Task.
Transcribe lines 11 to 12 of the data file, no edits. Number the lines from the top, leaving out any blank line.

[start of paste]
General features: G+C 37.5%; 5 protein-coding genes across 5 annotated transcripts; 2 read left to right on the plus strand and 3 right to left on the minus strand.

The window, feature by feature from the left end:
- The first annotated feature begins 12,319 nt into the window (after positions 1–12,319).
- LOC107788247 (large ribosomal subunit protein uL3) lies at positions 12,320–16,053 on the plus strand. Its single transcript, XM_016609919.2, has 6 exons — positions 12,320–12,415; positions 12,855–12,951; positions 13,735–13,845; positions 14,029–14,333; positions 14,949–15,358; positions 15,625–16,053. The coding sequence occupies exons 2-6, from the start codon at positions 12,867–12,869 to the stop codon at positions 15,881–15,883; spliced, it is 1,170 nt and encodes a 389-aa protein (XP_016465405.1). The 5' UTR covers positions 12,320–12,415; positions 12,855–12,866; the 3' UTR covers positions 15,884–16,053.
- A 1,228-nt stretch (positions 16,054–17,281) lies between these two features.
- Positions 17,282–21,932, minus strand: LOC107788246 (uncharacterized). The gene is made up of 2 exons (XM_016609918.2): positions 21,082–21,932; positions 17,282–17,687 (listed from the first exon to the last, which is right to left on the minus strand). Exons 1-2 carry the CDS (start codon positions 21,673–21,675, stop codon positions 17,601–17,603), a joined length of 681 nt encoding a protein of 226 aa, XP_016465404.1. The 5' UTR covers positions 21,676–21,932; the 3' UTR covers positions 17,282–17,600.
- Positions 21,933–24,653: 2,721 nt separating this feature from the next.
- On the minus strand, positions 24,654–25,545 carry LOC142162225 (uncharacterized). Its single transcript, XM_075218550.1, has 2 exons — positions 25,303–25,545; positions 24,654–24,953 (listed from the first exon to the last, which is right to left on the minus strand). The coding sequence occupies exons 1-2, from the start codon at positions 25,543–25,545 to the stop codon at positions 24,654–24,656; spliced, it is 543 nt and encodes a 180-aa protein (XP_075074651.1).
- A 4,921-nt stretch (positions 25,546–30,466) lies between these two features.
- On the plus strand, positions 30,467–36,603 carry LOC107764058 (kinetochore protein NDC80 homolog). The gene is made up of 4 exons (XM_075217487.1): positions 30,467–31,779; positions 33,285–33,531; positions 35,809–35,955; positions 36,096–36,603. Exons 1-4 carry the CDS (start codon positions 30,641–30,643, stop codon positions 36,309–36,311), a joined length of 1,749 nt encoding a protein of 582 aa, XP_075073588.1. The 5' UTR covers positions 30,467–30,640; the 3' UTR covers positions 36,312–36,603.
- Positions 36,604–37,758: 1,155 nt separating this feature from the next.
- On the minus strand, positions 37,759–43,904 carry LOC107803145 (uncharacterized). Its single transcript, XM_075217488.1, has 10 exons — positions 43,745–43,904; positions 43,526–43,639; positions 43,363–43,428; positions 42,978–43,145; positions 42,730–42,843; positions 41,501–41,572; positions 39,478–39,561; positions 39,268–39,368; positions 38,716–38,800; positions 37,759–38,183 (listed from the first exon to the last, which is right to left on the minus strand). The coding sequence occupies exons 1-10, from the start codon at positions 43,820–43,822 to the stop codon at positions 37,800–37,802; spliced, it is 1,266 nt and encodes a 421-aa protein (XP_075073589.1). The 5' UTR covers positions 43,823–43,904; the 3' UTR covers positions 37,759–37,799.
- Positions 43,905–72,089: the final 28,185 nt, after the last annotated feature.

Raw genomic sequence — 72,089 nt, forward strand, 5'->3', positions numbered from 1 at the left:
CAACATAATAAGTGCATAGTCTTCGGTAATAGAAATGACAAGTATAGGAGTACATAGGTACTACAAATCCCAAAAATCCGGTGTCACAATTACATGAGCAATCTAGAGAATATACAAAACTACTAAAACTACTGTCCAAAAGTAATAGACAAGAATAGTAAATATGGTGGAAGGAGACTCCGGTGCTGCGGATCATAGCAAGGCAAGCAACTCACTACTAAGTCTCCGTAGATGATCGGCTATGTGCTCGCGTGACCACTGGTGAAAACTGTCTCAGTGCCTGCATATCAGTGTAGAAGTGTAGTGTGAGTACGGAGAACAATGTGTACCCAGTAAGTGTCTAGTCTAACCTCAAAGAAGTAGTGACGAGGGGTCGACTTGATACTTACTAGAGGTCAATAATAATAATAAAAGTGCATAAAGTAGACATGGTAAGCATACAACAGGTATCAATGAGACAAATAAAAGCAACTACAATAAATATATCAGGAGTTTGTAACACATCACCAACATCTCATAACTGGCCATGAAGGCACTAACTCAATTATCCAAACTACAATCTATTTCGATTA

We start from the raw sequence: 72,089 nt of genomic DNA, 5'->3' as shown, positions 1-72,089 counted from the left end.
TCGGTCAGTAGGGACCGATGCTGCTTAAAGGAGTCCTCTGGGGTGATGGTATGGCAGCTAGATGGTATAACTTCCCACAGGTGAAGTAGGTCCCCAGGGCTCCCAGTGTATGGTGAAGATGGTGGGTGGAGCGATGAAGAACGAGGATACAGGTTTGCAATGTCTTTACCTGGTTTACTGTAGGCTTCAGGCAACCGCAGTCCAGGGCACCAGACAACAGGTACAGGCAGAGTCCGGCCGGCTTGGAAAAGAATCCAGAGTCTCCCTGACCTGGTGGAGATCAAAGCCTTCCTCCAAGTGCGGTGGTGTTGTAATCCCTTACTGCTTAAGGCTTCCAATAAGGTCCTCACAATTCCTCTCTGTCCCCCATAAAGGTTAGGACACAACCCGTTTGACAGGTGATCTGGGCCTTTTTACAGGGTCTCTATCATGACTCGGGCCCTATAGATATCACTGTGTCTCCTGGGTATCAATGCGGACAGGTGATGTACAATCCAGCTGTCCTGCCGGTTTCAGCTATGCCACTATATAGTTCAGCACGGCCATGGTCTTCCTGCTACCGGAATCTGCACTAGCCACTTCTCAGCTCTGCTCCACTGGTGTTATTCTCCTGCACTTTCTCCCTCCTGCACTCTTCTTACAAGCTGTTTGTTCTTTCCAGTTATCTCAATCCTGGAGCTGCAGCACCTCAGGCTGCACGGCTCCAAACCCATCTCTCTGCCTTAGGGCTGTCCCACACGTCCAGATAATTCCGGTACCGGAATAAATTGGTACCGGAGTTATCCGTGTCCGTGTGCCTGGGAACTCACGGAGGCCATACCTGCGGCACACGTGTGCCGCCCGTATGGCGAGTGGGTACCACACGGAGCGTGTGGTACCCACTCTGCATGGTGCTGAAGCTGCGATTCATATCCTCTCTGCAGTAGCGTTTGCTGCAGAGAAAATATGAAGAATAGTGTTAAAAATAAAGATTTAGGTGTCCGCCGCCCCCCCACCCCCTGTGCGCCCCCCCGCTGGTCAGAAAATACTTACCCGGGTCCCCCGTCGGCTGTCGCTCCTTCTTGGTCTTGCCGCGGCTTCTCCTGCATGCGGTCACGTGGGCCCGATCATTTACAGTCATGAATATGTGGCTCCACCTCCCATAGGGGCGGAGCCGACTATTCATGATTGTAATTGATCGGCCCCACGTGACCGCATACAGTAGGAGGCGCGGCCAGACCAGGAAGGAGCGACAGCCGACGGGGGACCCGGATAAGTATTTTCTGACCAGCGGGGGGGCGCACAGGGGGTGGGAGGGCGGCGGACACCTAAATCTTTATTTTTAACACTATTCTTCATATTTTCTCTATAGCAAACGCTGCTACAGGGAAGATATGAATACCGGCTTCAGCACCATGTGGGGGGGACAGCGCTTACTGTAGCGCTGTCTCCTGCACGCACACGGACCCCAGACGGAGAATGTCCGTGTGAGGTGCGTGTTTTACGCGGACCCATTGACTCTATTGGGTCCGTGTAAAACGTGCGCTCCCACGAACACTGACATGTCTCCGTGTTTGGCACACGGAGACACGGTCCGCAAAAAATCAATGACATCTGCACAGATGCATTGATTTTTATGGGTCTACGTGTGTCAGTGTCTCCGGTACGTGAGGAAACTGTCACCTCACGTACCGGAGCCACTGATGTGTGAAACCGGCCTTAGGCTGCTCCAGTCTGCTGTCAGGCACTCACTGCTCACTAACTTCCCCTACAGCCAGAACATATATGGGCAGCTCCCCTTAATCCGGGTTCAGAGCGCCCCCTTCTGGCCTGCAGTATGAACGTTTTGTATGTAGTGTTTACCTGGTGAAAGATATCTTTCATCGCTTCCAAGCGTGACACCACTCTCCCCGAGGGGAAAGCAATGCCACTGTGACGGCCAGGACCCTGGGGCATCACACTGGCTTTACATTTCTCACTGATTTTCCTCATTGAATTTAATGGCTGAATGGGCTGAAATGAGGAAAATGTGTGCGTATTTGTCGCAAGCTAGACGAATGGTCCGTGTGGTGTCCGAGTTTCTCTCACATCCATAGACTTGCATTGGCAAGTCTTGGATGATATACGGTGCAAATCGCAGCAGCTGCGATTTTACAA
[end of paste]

- Positions 36,604–37,758: 1,155 nt separating this feature from the next.
- On the minus strand, positions 37,759–43,904 carry LOC107803145 (uncharacterized). Its single transcript, XM_075217488.1, has 10 exons — positions 43,745–43,904; positions 43,526–43,639; positions 43,363–43,428; positions 42,978–43,145; positions 42,730–42,843; positions 41,501–41,572; positions 39,478–39,561; positions 39,268–39,368; positions 38,716–38,800; positions 37,759–38,183 (listed from the first exon to the last, which is right to left on the minus strand). The coding sequence occupies exons 1-10, from the start codon at positions 43,820–43,822 to the stop codon at positions 37,800–37,802; spliced, it is 1,266 nt and encodes a 421-aa protein (XP_075073589.1). The 5' UTR covers positions 43,823–43,904; the 3' UTR covers positions 37,759–37,799.